Scam warning: Fans buying All-Ireland tickets urged to meet seller at garda station
Fans buying All-Ireland football final tickets from unknown sellers are being urged to meet them at a garda station to avoid being scammed, writes Fiona Ellis.
As reports of bogus tickets and unscrupulous sellers flood in, gardai are advising football fans not to transfer money into the bank account of someone they don't know ahead of the Dublin v Mayo final clash.
"We are aware of one definite incident in Waterford involving All-Ireland final tickets," a garda spokesperson confirmed. "It is understood the tickets were being sold online. It is under investigation and we're asking people to report similar incidents."
Tickets have been changing hands online for extraordinary sums of money. On eBay yesterday, bidding reached fever pitch with two stand tickets selling for €1,210, and a few minutes later two more went for €820.
Two premium tickets had a starting price of €2,000.
Earlier this week, Croke Park chiefs launched a crackdown on black market activity by cancelling corporate tickets they acquired after they ended up in the hands of touts.
Gardai urged fans to proceed with caution when buying tickets online.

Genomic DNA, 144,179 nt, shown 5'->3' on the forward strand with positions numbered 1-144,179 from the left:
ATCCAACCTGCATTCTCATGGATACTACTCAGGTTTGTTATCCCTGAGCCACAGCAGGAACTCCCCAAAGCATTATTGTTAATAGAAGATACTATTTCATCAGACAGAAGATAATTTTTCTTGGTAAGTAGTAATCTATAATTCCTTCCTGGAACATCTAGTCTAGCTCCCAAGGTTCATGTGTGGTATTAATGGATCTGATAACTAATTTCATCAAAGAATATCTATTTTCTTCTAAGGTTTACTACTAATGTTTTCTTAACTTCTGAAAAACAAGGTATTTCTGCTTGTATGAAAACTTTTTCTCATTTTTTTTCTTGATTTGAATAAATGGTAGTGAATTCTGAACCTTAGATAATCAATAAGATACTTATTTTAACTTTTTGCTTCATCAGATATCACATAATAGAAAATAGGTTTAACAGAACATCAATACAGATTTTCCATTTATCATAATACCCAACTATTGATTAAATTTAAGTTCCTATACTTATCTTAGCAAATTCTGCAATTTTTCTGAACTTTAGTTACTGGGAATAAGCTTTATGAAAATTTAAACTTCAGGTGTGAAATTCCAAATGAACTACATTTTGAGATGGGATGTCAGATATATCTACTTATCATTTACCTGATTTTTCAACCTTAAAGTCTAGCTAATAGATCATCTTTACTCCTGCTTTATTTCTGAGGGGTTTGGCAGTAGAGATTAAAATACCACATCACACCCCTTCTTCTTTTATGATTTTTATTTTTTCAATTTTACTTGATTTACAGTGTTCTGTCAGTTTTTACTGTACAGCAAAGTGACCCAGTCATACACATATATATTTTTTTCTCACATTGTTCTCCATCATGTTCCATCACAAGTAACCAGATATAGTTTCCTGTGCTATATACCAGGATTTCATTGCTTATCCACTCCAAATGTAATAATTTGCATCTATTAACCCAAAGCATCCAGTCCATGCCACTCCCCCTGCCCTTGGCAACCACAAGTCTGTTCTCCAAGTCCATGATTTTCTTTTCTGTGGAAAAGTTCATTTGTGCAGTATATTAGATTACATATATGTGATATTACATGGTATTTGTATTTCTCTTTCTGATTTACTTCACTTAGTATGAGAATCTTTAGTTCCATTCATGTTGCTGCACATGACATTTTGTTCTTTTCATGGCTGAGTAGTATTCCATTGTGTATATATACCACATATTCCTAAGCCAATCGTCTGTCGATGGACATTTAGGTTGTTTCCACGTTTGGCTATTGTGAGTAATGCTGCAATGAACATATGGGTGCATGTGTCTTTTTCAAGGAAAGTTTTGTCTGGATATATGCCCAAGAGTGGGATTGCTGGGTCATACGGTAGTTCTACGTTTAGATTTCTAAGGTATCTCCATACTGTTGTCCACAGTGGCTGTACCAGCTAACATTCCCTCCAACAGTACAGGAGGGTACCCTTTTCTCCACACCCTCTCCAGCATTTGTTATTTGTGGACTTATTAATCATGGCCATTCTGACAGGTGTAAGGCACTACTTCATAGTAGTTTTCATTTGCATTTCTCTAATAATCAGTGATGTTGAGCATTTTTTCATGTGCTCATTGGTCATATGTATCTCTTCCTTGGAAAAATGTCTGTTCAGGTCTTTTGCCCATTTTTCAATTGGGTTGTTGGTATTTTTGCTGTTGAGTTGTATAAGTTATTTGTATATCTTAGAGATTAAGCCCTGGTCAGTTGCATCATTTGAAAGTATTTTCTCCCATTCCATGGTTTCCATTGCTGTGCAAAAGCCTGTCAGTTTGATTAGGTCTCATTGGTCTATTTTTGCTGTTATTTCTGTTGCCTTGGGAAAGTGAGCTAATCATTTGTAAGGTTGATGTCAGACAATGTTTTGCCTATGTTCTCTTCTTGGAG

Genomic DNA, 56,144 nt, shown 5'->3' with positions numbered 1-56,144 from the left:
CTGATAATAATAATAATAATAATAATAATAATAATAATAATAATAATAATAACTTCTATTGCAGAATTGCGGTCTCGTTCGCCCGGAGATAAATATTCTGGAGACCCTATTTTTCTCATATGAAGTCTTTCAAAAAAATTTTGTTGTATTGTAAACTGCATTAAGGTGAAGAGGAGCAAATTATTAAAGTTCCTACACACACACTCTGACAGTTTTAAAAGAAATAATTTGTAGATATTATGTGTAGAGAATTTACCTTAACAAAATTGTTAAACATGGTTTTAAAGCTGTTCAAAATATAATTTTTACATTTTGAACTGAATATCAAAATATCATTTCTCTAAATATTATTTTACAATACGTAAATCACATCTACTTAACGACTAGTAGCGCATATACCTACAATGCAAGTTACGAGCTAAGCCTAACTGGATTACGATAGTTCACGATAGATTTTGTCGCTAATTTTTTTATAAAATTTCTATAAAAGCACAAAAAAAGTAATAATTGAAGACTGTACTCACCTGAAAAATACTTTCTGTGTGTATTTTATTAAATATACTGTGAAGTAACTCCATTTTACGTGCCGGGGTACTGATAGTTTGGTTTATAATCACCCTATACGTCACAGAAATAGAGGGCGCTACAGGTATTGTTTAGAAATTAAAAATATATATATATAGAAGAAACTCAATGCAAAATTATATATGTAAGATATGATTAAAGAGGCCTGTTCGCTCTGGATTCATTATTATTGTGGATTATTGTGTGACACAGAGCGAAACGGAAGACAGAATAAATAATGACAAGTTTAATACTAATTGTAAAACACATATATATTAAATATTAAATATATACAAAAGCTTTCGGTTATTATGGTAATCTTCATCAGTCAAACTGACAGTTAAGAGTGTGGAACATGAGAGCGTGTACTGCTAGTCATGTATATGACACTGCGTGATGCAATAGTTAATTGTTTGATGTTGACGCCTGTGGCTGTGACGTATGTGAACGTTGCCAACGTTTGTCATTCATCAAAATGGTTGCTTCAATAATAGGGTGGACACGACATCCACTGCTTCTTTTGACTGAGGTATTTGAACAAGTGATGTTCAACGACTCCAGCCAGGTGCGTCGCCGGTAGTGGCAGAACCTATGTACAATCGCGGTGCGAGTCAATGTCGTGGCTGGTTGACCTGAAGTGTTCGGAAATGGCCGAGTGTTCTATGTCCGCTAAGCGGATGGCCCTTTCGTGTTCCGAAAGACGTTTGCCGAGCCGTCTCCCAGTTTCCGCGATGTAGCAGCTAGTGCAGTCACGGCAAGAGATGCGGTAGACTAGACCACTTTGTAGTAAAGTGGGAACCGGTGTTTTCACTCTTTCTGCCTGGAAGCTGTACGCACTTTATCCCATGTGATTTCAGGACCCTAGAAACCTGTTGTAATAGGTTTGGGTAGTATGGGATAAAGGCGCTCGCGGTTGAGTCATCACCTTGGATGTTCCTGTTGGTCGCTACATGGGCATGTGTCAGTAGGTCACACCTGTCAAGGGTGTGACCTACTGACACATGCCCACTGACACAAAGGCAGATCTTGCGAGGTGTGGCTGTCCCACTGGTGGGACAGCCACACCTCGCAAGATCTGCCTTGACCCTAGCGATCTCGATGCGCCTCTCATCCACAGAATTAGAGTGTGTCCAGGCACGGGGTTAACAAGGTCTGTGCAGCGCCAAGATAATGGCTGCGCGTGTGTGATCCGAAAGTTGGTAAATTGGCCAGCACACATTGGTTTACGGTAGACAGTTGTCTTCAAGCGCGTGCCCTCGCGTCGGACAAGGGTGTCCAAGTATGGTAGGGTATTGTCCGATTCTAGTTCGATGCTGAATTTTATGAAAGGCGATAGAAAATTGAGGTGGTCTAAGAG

"Be cautious when buying anything online. If they have any suspicions at all, people should contact their local garda station and it will be fully investigated. And if they find they have been the victim of fraud they should immediately contact the gardai.
"We recommend buyers and sellers to meet in a public place like outside their local garda station," he said.
Dublin GAA fan Phillip Noonan (27) has been trying desperately to get a ticket for the final. He is willing to pay up to €200 for a ticket.
"One lad wanted €900 for two Hill tickets. Another lad wanted €1,185 for two tickets," he said.
He was also contacted by a seller from Glasgow who offered him four tickets for €600 but cut off contact when Phillip said he could get someone to collect them in person instead of paying through Western Union or FedEx.
"The GAA is supposed to be all about community but some people are seeing it as a way to make a quick buck," he said.